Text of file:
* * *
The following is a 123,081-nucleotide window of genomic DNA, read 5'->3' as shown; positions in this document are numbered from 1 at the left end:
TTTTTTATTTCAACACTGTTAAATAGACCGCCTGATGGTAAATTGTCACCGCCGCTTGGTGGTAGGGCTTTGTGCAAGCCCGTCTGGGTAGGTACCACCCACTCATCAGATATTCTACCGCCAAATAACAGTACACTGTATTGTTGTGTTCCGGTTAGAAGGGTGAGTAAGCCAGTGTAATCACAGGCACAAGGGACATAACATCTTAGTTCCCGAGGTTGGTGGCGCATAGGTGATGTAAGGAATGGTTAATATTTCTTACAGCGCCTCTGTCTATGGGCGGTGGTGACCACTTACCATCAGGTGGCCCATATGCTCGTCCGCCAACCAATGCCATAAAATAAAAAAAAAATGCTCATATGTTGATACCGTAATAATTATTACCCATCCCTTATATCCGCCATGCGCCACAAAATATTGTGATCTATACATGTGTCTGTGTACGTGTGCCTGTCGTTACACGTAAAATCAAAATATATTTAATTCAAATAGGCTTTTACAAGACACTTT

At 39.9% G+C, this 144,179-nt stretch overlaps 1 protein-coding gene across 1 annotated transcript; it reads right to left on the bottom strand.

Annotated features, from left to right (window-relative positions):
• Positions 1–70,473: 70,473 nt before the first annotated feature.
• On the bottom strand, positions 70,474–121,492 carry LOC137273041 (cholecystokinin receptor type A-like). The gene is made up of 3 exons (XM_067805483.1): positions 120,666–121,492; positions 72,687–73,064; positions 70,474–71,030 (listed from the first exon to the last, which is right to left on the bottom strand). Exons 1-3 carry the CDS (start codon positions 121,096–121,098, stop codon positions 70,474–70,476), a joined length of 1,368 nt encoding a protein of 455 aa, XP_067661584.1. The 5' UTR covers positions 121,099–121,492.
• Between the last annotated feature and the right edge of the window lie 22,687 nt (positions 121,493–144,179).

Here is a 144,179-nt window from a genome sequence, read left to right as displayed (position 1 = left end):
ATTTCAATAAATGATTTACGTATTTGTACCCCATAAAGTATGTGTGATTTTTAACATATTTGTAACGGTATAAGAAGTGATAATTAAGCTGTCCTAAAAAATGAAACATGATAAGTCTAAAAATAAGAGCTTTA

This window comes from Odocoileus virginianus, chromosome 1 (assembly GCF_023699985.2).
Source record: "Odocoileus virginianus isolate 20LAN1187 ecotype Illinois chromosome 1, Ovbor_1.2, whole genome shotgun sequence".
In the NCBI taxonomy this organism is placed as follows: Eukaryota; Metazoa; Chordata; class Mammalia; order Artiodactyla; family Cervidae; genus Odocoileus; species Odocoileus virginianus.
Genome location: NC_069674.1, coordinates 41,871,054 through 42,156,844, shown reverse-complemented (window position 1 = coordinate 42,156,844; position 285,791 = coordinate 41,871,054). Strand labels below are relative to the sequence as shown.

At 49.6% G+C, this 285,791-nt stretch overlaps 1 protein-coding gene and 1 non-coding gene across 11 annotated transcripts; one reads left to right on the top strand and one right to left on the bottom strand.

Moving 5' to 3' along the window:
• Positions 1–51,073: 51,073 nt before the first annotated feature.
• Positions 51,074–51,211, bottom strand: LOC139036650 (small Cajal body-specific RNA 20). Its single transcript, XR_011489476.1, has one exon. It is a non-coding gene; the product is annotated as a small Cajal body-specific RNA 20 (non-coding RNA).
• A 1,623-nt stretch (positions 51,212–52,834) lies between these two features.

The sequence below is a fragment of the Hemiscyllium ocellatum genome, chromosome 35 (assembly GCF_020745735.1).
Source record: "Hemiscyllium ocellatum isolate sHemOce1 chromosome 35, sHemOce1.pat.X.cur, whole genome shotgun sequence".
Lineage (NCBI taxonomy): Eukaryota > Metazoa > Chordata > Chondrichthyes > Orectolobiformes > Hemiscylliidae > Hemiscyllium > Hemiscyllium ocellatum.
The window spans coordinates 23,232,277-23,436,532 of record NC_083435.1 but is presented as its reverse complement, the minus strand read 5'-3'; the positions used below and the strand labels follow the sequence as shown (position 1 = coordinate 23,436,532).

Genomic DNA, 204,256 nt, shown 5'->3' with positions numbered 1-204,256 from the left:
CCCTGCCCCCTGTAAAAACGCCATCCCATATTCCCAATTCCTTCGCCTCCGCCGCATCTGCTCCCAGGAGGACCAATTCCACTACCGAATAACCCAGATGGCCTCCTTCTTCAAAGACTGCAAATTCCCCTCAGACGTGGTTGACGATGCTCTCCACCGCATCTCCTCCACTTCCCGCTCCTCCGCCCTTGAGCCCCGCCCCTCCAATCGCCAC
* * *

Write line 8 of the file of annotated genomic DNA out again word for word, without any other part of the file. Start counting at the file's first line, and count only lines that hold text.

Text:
Here is a 144,179-nt window from a genome sequence, read left to right as displayed (position 1 = left end):